In less than a decade, the Internet has become so ingrained in our daily lives that many of us would agree we could not imagine living without it. But is it truly indispensable? Hoffman et al. surveyed the domestication of the Net and found not only an astronomical rise in the number of users in a mere three-year span but answers for many usage questions, particularly regarding which groups find the Net most vital and which tasks they use it to perform. Meanwhile, Jackson et al. examine Internet use on "the other side" of the digital divide, namely low-income African-American and Caucasian users in the midwestern U.S. What their research didn't find is as compelling as what it discovered.
A growing trend in law enforcement is recruiting tech-savvy citizens to help unearth a mounting trove of electronic evidence. The efforts have been a learning experience for both sides: Law enforcers learn more about tracking and translating cyber clues, while reservists are schooled in the laws governing evidence and the methods for securing it. Harrison et al., a working group of reservists for the Hillsboro (Oregon) Police Department, offer a fascinating firsthand account of their experience in high-tech forensics.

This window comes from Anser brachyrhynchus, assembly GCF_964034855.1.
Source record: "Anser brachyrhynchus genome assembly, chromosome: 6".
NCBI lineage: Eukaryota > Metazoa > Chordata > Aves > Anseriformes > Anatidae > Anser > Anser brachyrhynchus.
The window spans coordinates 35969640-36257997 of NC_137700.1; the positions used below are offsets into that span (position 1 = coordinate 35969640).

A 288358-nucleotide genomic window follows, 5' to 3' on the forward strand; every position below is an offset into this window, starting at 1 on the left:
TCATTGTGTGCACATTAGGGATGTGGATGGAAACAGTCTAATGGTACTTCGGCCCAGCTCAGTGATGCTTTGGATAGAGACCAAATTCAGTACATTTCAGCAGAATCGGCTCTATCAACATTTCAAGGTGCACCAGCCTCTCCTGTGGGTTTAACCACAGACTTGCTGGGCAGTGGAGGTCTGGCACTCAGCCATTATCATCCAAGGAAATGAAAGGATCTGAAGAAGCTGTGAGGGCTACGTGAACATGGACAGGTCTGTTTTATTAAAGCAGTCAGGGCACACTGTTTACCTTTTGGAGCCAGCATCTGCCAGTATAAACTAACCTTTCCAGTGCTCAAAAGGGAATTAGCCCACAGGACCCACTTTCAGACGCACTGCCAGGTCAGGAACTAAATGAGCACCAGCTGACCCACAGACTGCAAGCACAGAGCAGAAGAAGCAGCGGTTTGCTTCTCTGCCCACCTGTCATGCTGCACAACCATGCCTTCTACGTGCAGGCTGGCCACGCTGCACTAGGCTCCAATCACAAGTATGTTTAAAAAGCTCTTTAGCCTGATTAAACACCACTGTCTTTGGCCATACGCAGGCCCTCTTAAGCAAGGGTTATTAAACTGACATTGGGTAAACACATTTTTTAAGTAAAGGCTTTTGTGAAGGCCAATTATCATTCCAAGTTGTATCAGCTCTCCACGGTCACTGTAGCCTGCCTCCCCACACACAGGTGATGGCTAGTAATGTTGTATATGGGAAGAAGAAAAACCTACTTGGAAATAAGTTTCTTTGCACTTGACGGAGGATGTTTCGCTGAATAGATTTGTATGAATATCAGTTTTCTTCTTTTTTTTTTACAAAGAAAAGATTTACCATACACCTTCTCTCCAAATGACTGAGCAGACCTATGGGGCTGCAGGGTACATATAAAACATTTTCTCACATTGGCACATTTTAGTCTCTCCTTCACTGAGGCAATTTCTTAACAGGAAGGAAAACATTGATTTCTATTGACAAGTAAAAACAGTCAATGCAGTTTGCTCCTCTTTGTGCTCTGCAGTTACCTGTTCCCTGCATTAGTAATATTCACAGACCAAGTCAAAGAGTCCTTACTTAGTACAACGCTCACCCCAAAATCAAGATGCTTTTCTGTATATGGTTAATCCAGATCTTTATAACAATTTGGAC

If universities do not view the creation of online courses as beneficial to the future of their faculty, why should academics pursue such efforts? George Schell argues if universities marginalize the importance of online courses, the long-term viability of distance learning in the U.S. is in jeopardy. Also, Chari and Seshadri examine the challenges of adopting a standards-based approach to enterprise applications integration. They propose a pioneering framework that provides a global view of existing standards and specifications.
The columns this month confront some of the more hotly contested topics on the table today. In "Technology Strategies and Management," Michael Cusumano argues that unless Microsoft adopts a new set of business strategies, its future will be spent more in the courtroom than in the R&D lab. Rebecca Mercuri examines the security risks attached to recent legislation designed to improve health care data access in "Security Watch." And in "The Profession of IT," Peter Denning debunks the popular image of computing as a programmers' domain.
Economist Catherine Mann debated some classic outsourcing assumptions in a recent, and controversial, Op-Ed essay in the New York Times. In this month's "Viewpoint," she contends global outsourcing will ultimately result in more jobs for U.S. IT workers; but they won't be the same jobs.
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